The time has come. I have to upgrade my computer.
I love my iMac, and so do all the friends who, over the years, have come to coo over its white lines, its smooth, minimalist presence in my room a kind of elegance rather than functionality, with the knowledge that it does stuff just adding to its attraction.
And it’s still going strong. After six years of hard use, it is still as pristine and bug free as ever.
So why upgrade?
The main reason is because I want to get voice recognition software so I don’t have to type as much. The reason I haven’t blogged these last few weeks is because I have developed rather painful shoulders from too much desk work. I am nowadays using a fitball and a height adjusted desk, but the idea of typing less is still very attractive to both me and my physiotherapist.
My current Mac does not support the latest voice software. I have to either upgrade to a new Mac, or PC.
Herein is the rub. The PCs are functional. They are well specced, they are cheaper.
The Mac is prettier.
I don’t want to be this person. I don’t want Steve Jobs to define what my creativity looks like. Helen Garner once said that a pen or paper fetish just means you are procrastinating as a writer. I don’t like to think of Helen Garner, shaking her head at me. It makes me uncomfortable.
Maybe it would be good for me to just buck up and use a PC. It does exactly what the Mac does – probably does it better as the word and voice software products were originally PC products, adapted to Macs.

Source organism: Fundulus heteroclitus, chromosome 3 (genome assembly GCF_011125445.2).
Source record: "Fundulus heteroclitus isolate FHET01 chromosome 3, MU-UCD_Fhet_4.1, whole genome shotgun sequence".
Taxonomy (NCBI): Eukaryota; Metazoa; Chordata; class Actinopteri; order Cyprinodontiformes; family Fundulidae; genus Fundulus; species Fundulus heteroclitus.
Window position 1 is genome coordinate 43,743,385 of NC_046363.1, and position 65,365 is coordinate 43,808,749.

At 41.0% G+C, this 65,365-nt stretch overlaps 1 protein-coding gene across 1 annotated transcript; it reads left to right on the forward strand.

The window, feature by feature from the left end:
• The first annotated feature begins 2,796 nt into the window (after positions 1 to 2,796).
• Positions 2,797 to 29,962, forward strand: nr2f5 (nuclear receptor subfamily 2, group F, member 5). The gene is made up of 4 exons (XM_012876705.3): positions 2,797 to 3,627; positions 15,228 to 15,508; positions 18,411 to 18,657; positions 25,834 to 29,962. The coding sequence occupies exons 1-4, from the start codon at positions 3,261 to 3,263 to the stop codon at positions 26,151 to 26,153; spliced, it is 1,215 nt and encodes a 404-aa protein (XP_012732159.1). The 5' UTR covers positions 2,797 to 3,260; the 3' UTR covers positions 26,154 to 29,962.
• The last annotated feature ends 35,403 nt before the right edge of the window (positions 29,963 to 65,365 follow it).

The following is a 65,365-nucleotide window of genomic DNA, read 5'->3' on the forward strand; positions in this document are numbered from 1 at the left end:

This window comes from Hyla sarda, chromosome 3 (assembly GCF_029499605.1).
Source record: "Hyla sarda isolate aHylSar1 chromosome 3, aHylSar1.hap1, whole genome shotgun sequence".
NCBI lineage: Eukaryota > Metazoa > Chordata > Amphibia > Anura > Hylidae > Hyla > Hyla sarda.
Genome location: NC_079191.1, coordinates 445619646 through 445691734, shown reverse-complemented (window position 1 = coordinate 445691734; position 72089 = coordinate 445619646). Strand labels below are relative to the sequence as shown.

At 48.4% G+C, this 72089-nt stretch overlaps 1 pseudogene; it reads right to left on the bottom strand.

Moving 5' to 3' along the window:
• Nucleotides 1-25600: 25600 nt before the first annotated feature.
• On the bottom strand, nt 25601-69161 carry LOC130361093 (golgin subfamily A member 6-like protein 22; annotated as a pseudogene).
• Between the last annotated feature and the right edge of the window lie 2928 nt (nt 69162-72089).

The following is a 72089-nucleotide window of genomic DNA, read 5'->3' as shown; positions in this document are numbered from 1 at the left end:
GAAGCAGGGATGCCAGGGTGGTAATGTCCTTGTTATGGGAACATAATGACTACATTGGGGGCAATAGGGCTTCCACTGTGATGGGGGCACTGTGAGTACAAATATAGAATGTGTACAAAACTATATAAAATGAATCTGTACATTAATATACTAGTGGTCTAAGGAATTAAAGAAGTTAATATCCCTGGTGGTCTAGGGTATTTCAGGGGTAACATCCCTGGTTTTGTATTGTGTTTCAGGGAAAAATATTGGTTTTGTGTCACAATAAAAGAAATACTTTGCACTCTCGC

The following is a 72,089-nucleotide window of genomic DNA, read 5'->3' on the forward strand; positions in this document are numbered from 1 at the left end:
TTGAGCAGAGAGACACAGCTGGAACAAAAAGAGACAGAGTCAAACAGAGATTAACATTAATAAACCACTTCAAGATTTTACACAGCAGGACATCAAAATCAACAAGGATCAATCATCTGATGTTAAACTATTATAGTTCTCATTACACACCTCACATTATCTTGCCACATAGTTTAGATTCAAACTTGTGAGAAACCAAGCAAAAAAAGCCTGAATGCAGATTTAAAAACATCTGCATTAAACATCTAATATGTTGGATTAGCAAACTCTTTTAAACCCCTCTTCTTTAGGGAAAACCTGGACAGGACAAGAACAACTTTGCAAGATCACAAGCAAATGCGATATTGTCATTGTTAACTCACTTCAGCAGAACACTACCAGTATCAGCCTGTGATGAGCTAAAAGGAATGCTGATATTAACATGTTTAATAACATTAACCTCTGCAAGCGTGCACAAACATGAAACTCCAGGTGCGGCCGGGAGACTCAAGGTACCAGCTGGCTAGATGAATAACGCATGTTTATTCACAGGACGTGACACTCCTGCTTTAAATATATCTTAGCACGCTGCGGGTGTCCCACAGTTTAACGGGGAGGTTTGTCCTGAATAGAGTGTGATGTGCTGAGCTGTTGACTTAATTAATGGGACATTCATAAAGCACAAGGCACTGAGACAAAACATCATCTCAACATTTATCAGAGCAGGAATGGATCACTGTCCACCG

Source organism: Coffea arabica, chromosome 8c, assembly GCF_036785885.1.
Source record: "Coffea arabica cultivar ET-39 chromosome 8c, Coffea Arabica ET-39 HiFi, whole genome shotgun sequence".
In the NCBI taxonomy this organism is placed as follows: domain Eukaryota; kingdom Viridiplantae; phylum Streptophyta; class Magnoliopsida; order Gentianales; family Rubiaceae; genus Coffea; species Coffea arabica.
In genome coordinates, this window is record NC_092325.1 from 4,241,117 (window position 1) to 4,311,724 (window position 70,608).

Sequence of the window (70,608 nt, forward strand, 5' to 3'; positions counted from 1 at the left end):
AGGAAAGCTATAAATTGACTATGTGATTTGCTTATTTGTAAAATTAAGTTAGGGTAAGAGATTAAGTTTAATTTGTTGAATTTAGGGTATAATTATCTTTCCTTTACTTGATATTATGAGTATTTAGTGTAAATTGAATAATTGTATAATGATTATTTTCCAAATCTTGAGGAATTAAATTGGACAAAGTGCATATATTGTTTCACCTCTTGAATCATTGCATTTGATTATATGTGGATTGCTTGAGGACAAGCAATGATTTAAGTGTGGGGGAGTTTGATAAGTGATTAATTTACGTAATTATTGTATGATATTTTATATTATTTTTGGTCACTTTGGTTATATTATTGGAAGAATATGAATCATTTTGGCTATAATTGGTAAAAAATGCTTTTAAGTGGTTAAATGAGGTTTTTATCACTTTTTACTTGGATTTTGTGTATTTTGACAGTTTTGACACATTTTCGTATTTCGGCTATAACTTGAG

But what about my identity?
Finally, after a week of agonising about it, I think I am ready to surrender. Steve Jobs has won the identity wars. I am an Apple user. My book would be grumpier if I bought a PC. Stroppy for having to stare at that revolting Windows operating system and those distressingly unpleasing black, rigid lines and that bulky, Mac-tryhard screen for hours on end. My writing would suffer. My self-respect would suffer for longer than it will have to for giving in and buying a computer because it makes me feel part of the creative cool kids club.
My only hesitation: the new, quad core 27 inch iMac doesn’t come in white. Perhaps my book will take on a more sophisticated sheen as a result of my future computer’s silvery frame. The moon will whisper rather than shine; the child will quiz rather than question. And I will humbly type, or talk into my beautiful machine, and try to kid myself no more that I am above such pettiness.